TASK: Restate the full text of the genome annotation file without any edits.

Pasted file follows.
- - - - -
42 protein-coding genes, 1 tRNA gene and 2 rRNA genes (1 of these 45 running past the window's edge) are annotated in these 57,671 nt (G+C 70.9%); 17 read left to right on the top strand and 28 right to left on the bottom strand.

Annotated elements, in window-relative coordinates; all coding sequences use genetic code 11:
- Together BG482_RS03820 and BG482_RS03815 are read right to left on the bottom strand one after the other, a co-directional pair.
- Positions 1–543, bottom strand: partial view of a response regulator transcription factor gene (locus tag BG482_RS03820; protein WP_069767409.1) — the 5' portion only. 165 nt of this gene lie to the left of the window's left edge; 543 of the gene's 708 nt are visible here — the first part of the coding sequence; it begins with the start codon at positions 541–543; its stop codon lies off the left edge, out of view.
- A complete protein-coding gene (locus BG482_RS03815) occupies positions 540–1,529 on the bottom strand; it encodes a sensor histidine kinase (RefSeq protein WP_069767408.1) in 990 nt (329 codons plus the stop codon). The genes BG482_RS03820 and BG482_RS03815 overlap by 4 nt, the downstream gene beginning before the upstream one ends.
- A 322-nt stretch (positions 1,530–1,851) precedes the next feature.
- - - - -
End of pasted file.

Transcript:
42 protein-coding genes, 1 tRNA gene and 2 rRNA genes (1 of these 45 running past the window's edge) are annotated in these 57,671 nt (G+C 70.9%); 17 read left to right on the top strand and 28 right to left on the bottom strand.

Annotated elements, in window-relative coordinates; all coding sequences use genetic code 11:
- Together BG482_RS03820 and BG482_RS03815 are read right to left on the bottom strand one after the other, a co-directional pair.
- Positions 1–543, bottom strand: partial view of a response regulator transcription factor gene (locus tag BG482_RS03820; protein WP_069767409.1) — the 5' portion only. 165 nt of this gene lie to the left of the window's left edge; 543 of the gene's 708 nt are visible here — the first part of the coding sequence; it begins with the start codon at positions 541–543; its stop codon lies off the left edge, out of view.
- A complete protein-coding gene (locus BG482_RS03815) occupies positions 540–1,529 on the bottom strand; it encodes a sensor histidine kinase (RefSeq protein WP_069767408.1) in 990 nt (329 codons plus the stop codon). The genes BG482_RS03820 and BG482_RS03815 overlap by 4 nt, the downstream gene beginning before the upstream one ends.
- A 322-nt stretch (positions 1,530–1,851) precedes the next feature.